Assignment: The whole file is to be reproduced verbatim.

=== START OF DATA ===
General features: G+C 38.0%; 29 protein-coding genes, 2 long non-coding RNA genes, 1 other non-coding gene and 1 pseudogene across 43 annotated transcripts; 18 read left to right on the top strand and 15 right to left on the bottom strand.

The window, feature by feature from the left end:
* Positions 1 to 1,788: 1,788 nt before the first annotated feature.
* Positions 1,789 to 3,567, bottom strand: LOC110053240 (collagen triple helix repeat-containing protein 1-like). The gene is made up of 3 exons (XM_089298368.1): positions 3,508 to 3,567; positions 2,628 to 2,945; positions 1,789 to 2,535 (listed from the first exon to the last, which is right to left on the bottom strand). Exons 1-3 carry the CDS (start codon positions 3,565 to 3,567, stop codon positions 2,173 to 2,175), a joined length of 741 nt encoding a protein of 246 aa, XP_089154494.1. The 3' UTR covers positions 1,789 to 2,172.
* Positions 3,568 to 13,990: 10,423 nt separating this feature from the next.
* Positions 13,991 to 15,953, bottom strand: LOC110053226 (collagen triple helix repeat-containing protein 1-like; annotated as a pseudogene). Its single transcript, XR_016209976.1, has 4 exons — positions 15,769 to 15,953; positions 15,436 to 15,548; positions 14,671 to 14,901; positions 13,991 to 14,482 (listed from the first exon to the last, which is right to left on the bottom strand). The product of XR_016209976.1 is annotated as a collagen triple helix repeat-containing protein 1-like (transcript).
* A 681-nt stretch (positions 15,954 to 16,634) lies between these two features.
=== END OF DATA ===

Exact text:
General features: G+C 38.0%; 29 protein-coding genes, 2 long non-coding RNA genes, 1 other non-coding gene and 1 pseudogene across 43 annotated transcripts; 18 read left to right on the top strand and 15 right to left on the bottom strand.

The window, feature by feature from the left end:
* Positions 1 to 1,788: 1,788 nt before the first annotated feature.
* Positions 1,789 to 3,567, bottom strand: LOC110053240 (collagen triple helix repeat-containing protein 1-like). The gene is made up of 3 exons (XM_089298368.1): positions 3,508 to 3,567; positions 2,628 to 2,945; positions 1,789 to 2,535 (listed from the first exon to the last, which is right to left on the bottom strand). Exons 1-3 carry the CDS (start codon positions 3,565 to 3,567, stop codon positions 2,173 to 2,175), a joined length of 741 nt encoding a protein of 246 aa, XP_089154494.1. The 3' UTR covers positions 1,789 to 2,172.
* Positions 3,568 to 13,990: 10,423 nt separating this feature from the next.
* Positions 13,991 to 15,953, bottom strand: LOC110053226 (collagen triple helix repeat-containing protein 1-like; annotated as a pseudogene). Its single transcript, XR_016209976.1, has 4 exons — positions 15,769 to 15,953; positions 15,436 to 15,548; positions 14,671 to 14,901; positions 13,991 to 14,482 (listed from the first exon to the last, which is right to left on the bottom strand). The product of XR_016209976.1 is annotated as a collagen triple helix repeat-containing protein 1-like (transcript).
* A 681-nt stretch (positions 15,954 to 16,634) lies between these two features.